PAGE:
The aspirations for independence of South Sudan can be traced back to four decades of war. This eventually culminated into its independence from Khartoum government merely six months ago. The South Sudanese gained their independence from Khartoum on the 9th of July, 2011 with celebrations. These were expected of a people who suffered under northern regime for years.
Even if South-Sudanese were so happy following the achievement of their independence from Khartoum, and should have now embarked heavily on nation building, the new country is bedeviled with numerous internal strives from various groups. Such opposing factions can stifle nation building (Kurtenbach, (2011). The author states that: ‘In European history, war has played a major role in state?building and …it is decreasing on a global scale. However, other patterns of armed violence now dominate, ones that seem to undermine state?building, thus preventing the replication of European experiences’.
Referring to Latin America Kurtenbach (2011) says that ‘… the specific patterns of the termination of both war and violence are more important than…their organization… [And]…can be conceptualized as a critical juncture for state?building’. Although such a suggestion can be useful as a precursor for peace and nation building, this can be undermined by a venerable state such as the new South Sudan which has started showing signs of failure. According to Estes (2012), failed and failing states are: ‘…sovereign political entities that are unable to provide for the basic security…integrity, social justice, and material needs of their populations…’ And without a doubt, the New South Sudan looks to be a clear candidate in this regard. With increasing military vulnerability, South Sudan is headed for a very stressful experience in nation building. This can be noted in regard to Kurtenbach’s (2011) writing which state that although ‘…military victories in war, the subordination of competing armed actors and the prosecution of perpetrators are conducive for state?building…’ impunity can produce instability due to competing patterns of authority…’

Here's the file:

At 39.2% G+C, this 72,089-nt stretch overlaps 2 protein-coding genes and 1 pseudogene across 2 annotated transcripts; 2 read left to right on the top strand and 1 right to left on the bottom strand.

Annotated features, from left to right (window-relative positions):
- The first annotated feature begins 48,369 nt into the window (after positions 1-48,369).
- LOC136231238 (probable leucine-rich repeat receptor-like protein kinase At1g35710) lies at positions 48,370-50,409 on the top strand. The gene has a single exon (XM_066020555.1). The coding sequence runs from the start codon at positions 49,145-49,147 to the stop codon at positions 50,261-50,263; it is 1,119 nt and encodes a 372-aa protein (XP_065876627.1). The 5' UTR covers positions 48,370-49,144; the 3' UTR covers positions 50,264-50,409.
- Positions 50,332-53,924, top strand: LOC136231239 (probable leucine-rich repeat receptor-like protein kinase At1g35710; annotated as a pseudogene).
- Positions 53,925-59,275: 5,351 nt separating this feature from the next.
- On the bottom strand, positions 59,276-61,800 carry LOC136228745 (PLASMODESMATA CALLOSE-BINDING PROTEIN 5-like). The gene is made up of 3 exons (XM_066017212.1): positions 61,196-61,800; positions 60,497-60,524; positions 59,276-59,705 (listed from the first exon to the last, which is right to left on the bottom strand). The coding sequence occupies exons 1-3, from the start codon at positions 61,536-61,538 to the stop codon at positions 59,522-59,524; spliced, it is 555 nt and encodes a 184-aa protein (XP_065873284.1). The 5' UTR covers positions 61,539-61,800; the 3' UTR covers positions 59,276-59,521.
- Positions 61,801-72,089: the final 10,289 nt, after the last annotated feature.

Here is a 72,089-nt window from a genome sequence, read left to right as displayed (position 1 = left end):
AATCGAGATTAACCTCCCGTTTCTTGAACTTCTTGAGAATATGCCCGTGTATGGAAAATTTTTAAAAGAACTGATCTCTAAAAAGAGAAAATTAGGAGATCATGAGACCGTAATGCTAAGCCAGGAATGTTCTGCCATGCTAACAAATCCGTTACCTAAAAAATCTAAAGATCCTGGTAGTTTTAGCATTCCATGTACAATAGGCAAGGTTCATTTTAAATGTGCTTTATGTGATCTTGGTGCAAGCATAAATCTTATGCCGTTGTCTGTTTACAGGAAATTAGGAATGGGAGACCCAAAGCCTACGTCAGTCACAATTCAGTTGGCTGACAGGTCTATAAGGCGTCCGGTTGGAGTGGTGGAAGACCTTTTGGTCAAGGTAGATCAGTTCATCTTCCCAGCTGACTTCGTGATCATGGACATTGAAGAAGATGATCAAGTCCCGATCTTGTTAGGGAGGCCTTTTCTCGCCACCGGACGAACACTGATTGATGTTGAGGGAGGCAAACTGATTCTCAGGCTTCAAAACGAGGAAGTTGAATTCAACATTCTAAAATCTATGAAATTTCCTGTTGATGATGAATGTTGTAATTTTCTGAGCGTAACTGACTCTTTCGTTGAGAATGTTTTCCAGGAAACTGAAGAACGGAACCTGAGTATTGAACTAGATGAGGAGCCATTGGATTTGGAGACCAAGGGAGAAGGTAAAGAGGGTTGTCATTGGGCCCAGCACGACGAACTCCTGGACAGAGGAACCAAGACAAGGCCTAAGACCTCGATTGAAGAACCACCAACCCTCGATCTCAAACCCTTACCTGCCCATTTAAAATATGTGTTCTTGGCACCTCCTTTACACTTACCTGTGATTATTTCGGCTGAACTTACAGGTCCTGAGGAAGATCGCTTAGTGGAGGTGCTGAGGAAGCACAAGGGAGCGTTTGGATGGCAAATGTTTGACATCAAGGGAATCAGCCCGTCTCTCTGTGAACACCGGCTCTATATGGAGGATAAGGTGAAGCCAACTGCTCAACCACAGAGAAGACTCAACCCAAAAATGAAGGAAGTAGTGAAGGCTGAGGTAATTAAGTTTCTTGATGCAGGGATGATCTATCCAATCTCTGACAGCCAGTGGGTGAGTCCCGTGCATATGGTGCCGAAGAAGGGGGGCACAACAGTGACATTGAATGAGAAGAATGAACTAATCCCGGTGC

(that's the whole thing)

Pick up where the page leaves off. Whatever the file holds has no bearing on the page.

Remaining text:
A recent article by Sky's senior news correspondent David Bowden in respect of South Sudan paints the above picture. David says: ‘…the new country's administration is under pressure from a number of armed factions who want a bigger say in how the country moves forward’. Such armed factions can greatly undermine the authority of a government to the extent that external help may be required. This could explain why Estes (2012) observed:
‘…failed and failing states may or may not be recognized as competent political entities by the world community which, often, is called upon to provide increasingly higher levels of military assistance and humanitarian aid…’
President Barak Obama could have seen the foregoing situation and decided to act. The Obama Administration recently sent military aid to South Sudan. Although the real motives may not be apparent, it is undoubtedly clear that South Sudan needs help. How will this further complicate the new found joy of South Sudan’s independence? What lessons can other newly independent states learn from South Sudan’s short experiences? Time will tell, but South Sudan’s independence may have begun with false start!
Alex.L and Gerry. M. 2012. Devolution in a 'Stateless Nation': Nation-building and Social Policy in Scotland. Social Policy and Administration, 46(2).
Estes. R.J. 2011. Failed and Failing States: Is Quality of Life Possible? Springer eBook.
Julie Pace, Associated Press. January 10, 2012. Obama Sending 5 US Military Officers to South Sudan.
Kurtenbach, S. 2011. State-Building, War and Violence: Evidence from Latin America, GIGA Working Papers.181
Ndlovu-Gatsheni. J.S. 2012. Fiftieth Anniversary of Decolonisation in Africa: a moment of celebration or critical reflection? Third World Quarterly.33 (1)
Sri Lanka Guardian. February 8, 2011. President Bashir officially endorses South Sudan independence.
Sudan Tribune, January 14, 2012. South Sudan rebels: united to fight for regime change.
© Copyright 2017 Nicholas Okumu. All rights reserved.
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